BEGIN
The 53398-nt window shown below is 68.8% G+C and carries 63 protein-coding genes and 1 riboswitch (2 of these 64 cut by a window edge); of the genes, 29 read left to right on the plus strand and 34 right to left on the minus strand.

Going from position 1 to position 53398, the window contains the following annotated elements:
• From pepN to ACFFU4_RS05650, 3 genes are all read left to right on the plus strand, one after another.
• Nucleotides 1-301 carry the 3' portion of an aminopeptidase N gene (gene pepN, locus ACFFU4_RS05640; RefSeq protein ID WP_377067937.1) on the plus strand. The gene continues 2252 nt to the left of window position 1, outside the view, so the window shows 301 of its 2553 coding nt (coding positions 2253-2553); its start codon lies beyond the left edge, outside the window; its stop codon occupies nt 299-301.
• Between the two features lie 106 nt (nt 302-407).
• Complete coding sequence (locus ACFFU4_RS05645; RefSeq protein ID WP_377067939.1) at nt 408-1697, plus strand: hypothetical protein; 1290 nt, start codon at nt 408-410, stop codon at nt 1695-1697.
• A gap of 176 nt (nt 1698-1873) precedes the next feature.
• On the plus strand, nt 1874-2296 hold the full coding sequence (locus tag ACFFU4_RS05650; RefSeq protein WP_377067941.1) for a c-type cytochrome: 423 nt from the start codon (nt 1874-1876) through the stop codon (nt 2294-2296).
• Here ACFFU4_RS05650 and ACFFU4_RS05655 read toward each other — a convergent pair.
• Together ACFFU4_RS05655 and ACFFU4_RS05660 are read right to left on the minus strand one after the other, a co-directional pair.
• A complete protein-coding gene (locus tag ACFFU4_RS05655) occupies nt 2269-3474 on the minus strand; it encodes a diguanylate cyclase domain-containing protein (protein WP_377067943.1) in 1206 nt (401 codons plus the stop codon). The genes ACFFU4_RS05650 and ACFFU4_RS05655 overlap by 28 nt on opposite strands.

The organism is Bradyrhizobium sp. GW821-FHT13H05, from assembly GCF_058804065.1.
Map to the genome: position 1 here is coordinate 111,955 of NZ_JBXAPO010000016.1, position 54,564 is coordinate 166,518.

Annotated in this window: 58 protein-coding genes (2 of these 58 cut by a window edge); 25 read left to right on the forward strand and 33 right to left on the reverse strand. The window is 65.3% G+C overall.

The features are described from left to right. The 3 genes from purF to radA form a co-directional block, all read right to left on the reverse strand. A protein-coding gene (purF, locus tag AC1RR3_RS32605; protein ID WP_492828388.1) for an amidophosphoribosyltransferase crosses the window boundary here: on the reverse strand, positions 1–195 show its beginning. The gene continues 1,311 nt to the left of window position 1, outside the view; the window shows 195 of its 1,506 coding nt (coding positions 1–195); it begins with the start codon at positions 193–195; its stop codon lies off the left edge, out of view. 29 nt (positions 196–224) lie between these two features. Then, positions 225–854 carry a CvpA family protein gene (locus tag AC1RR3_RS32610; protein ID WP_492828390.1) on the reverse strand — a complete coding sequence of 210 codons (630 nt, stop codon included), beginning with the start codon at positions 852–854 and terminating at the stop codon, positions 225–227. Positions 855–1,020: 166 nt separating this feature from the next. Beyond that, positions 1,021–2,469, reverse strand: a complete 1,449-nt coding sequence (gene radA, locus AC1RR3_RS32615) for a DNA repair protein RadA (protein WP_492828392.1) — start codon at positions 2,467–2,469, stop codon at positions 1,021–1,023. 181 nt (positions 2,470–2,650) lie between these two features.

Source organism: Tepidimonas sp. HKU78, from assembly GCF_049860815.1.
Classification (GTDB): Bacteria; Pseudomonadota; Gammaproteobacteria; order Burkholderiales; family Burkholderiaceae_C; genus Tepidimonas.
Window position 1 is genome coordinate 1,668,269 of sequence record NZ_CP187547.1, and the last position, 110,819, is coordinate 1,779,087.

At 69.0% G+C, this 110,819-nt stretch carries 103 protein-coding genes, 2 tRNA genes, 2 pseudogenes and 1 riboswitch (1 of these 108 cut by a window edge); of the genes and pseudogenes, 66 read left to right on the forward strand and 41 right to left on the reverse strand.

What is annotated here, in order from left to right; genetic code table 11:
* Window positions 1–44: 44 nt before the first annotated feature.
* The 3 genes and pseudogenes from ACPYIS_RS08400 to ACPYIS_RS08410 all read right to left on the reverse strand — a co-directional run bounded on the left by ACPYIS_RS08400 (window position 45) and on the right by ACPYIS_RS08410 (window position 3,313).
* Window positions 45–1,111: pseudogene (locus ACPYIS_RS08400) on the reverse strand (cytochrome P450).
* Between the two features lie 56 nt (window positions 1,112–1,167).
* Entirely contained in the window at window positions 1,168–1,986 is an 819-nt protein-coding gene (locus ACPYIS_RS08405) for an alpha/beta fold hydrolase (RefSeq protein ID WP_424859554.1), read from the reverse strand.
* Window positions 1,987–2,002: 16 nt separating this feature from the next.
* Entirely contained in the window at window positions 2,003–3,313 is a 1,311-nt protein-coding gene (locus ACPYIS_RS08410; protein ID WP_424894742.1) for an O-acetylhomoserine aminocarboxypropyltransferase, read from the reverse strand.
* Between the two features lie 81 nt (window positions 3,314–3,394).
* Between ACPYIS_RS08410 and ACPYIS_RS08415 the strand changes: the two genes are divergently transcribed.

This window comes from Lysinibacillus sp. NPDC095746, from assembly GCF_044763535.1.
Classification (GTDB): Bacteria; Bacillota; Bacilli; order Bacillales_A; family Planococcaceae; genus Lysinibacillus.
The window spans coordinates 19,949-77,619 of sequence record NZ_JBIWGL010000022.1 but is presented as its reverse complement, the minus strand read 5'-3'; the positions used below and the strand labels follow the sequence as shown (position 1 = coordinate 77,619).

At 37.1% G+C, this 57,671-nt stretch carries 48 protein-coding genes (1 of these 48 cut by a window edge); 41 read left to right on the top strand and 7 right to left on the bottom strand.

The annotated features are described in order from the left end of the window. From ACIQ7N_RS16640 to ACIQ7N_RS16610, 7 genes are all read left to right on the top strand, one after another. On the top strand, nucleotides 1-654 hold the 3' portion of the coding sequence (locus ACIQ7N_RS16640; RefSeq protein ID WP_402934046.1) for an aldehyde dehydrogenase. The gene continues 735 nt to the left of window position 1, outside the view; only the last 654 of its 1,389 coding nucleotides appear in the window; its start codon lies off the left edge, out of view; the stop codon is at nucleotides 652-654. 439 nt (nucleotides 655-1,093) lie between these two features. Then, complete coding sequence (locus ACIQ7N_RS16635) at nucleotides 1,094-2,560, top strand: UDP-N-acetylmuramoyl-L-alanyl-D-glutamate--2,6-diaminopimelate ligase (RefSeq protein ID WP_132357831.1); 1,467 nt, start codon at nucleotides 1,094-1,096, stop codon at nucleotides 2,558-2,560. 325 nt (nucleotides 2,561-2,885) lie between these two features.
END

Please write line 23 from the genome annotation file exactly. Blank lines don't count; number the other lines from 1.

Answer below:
* Window positions 45–1,111: pseudogene (locus ACPYIS_RS08400) on the reverse strand (cytochrome P450).